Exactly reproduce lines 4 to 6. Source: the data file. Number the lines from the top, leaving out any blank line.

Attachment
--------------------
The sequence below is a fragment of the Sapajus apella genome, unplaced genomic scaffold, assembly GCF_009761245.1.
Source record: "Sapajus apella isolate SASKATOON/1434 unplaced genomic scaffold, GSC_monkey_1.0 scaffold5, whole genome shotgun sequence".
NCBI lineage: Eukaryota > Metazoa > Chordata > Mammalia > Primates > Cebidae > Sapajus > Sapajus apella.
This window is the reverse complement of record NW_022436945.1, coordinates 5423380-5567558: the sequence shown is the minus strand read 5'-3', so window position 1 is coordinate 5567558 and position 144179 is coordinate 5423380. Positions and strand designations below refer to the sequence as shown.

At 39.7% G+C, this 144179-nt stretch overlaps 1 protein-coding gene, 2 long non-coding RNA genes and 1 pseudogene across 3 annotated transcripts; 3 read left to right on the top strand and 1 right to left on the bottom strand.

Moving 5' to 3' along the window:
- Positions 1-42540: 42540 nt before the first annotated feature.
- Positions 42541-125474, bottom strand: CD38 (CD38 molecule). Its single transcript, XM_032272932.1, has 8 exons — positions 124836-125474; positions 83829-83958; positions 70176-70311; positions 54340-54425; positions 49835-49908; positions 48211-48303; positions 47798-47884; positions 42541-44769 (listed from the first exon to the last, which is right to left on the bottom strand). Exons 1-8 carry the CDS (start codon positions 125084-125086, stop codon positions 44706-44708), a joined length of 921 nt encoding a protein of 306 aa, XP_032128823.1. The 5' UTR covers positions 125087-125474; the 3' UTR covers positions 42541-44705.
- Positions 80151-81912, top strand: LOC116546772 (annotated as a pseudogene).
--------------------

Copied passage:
This window is the reverse complement of record NW_022436945.1, coordinates 5423380-5567558: the sequence shown is the minus strand read 5'-3', so window position 1 is coordinate 5567558 and position 144179 is coordinate 5423380. Positions and strand designations below refer to the sequence as shown.

At 39.7% G+C, this 144179-nt stretch overlaps 1 protein-coding gene, 2 long non-coding RNA genes and 1 pseudogene across 3 annotated transcripts; 3 read left to right on the top strand and 1 right to left on the bottom strand.

Moving 5' to 3' along the window: